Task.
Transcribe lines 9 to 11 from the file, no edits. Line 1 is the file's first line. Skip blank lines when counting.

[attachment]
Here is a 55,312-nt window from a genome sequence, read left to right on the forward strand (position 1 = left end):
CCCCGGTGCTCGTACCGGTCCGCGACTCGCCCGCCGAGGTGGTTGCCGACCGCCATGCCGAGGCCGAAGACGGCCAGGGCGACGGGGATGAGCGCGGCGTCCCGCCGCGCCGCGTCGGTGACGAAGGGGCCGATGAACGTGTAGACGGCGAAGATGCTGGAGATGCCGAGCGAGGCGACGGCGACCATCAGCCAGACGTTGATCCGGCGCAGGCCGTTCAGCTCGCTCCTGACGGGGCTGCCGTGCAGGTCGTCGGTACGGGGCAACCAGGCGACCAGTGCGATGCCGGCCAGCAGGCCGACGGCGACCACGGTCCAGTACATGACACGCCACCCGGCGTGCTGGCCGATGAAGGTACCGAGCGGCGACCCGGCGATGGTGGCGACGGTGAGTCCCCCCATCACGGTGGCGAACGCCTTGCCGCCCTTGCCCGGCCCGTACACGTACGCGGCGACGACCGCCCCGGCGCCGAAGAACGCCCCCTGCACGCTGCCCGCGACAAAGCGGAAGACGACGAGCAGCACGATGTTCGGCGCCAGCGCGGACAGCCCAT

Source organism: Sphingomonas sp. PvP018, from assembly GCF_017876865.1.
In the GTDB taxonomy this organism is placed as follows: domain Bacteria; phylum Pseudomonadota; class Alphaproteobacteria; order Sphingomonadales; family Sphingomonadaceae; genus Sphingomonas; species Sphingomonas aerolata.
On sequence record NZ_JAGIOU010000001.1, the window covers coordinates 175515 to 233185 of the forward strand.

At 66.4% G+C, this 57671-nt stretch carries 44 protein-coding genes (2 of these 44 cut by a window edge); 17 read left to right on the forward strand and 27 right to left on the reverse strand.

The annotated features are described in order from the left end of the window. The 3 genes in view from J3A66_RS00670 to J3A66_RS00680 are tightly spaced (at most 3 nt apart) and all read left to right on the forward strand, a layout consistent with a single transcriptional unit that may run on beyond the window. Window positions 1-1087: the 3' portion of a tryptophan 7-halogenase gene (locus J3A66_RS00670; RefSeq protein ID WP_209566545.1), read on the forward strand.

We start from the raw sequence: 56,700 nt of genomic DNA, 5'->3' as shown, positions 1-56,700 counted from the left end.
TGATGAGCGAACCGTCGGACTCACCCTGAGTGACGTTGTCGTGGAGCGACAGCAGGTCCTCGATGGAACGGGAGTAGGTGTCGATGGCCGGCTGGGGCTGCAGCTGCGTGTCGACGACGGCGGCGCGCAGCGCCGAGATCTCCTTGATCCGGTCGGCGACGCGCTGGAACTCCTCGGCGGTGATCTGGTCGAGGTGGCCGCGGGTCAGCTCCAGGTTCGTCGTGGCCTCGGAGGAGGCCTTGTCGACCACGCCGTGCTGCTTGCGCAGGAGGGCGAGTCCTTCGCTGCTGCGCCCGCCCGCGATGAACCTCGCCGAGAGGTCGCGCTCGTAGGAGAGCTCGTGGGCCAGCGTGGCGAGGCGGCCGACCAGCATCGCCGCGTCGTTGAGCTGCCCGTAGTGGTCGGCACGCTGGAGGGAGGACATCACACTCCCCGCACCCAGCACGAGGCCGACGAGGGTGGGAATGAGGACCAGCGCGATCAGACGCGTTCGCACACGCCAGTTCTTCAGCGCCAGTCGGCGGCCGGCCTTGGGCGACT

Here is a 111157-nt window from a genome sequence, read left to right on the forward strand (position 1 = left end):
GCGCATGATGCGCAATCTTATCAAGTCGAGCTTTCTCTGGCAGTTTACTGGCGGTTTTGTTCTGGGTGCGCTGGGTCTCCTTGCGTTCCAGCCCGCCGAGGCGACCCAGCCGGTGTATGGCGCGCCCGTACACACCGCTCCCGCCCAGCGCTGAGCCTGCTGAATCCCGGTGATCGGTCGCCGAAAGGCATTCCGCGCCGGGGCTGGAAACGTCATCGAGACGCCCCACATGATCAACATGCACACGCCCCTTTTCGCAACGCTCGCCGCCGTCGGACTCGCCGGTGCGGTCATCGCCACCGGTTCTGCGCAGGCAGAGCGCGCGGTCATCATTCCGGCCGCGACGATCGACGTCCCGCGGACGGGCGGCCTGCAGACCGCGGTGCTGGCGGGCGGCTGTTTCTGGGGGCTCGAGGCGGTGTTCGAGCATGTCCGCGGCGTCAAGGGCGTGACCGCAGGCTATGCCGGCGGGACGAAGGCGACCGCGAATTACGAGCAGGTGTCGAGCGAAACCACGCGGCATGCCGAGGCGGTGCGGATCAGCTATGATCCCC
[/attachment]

TGATGAGCGAACCGTCGGACTCACCCTGAGTGACGTTGTCGTGGAGCGACAGCAGGTCCTCGATGGAACGGGAGTAGGTGTCGATGGCCGGCTGGGGCTGCAGCTGCGTGTCGACGACGGCGGCGCGCAGCGCCGAGATCTCCTTGATCCGGTCGGCGACGCGCTGGAACTCCTCGGCGGTGATCTGGTCGAGGTGGCCGCGGGTCAGCTCCAGGTTCGTCGTGGCCTCGGAGGAGGCCTTGTCGACCACGCCGTGCTGCTTGCGCAGGAGGGCGAGTCCTTCGCTGCTGCGCCCGCCCGCGATGAACCTCGCCGAGAGGTCGCGCTCGTAGGAGAGCTCGTGGGCCAGCGTGGCGAGGCGGCCGACCAGCATCGCCGCGTCGTTGAGCTGCCCGTAGTGGTCGGCACGCTGGAGGGAGGACATCACACTCCCCGCACCCAGCACGAGGCCGACGAGGGTGGGAATGAGGACCAGCGCGATCAGACGCGTTCGCACACGCCAGTTCTTCAGCGCCAGTCGGCGGCCGGCCTTGGGCGACT

Here is a 111157-nt window from a genome sequence, read left to right on the forward strand (position 1 = left end):
GCGCATGATGCGCAATCTTATCAAGTCGAGCTTTCTCTGGCAGTTTACTGGCGGTTTTGTTCTGGGTGCGCTGGGTCTCCTTGCGTTCCAGCCCGCCGAGGCGACCCAGCCGGTGTATGGCGCGCCCGTACACACCGCTCCCGCCCAGCGCTGAGCCTGCTGAATCCCGGTGATCGGTCGCCGAAAGGCATTCCGCGCCGGGGCTGGAAACGTCATCGAGACGCCCCACATGATCAACATGCACACGCCCCTTTTCGCAACGCTCGCCGCCGTCGGACTCGCCGGTGCGGTCATCGCCACCGGTTCTGCGCAGGCAGAGCGCGCGGTCATCATTCCGGCCGCGACGATCGACGTCCCGCGGACGGGCGGCCTGCAGACCGCGGTGCTGGCGGGCGGCTGTTTCTGGGGGCTCGAGGCGGTGTTCGAGCATGTCCGCGGCGTCAAGGGCGTGACCGCAGGCTATGCCGGCGGGACGAAGGCGACCGCGAATTACGAGCAGGTGTCGAGCGAAACCACGCGGCATGCCGAGGCGGTGCGGATCAGCTATGATCCCC